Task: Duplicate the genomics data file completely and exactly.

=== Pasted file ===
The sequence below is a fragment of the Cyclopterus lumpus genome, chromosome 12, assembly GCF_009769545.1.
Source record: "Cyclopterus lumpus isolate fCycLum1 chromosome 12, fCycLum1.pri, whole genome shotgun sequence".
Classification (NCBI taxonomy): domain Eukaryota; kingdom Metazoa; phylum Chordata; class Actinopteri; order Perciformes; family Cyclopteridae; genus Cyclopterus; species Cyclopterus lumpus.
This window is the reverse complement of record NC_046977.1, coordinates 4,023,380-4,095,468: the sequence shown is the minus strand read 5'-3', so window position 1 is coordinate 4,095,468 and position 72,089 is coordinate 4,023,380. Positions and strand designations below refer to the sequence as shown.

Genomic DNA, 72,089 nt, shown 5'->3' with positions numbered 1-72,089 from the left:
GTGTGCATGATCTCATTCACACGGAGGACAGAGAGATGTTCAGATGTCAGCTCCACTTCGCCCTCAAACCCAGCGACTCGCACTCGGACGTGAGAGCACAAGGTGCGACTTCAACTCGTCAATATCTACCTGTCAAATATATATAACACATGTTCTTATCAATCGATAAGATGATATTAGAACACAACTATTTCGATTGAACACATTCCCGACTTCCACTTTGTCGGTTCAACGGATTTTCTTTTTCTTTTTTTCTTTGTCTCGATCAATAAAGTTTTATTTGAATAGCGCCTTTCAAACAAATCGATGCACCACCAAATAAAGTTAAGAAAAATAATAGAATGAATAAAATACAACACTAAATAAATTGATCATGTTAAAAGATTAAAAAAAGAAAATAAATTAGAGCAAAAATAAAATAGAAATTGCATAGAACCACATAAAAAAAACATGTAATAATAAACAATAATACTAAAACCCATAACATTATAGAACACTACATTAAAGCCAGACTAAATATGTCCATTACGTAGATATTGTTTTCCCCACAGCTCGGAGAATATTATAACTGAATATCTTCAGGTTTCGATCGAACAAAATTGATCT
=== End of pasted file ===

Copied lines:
The sequence below is a fragment of the Cyclopterus lumpus genome, chromosome 12, assembly GCF_009769545.1.
Source record: "Cyclopterus lumpus isolate fCycLum1 chromosome 12, fCycLum1.pri, whole genome shotgun sequence".
Classification (NCBI taxonomy): domain Eukaryota; kingdom Metazoa; phylum Chordata; class Actinopteri; order Perciformes; family Cyclopteridae; genus Cyclopterus; species Cyclopterus lumpus.
This window is the reverse complement of record NC_046977.1, coordinates 4,023,380-4,095,468: the sequence shown is the minus strand read 5'-3', so window position 1 is coordinate 4,095,468 and position 72,089 is coordinate 4,023,380. Positions and strand designations below refer to the sequence as shown.

Genomic DNA, 72,089 nt, shown 5'->3' with positions numbered 1-72,089 from the left:
GTGTGCATGATCTCATTCACACGGAGGACAGAGAGATGTTCAGATGTCAGCTCCACTTCGCCCTCAAACCCAGCGACTCGCACTCGGACGTGAGAGCACAAGGTGCGACTTCAACTCGTCAATATCTACCTGTCAAATATATATAACACATGTTCTTATCAATCGATAAGATGATATTAGAACACAACTATTTCGATTGAACACATTCCCGACTTCCACTTTGTCGGTTCAACGGATTTTCTTTTTCTTTTTTTCTTTGTCTCGATCAATAAAGTTTTATTTGAATAGCGCCTTTCAAACAAATCGATGCACCACCAAATAAAGTTAAGAAAAATAATAGAATGAATAAAATACAACACTAAATAAATTGATCATGTTAAAAGATTAAAAAAAGAAAATAAATTAGAGCAAAAATAAAATAGAAATTGCATAGAACCACATAAAAAAAACATGTAATAATAAACAATAATACTAAAACCCATAACATTATAGAACACTACATTAAAGCCAGACTAAATATGTCCATTACGTAGATATTGTTTTCCCCACAGCTCGGAGAATATTATAACTGAATATCTTCAGGTTTCGATCGAACAAAATTGATCT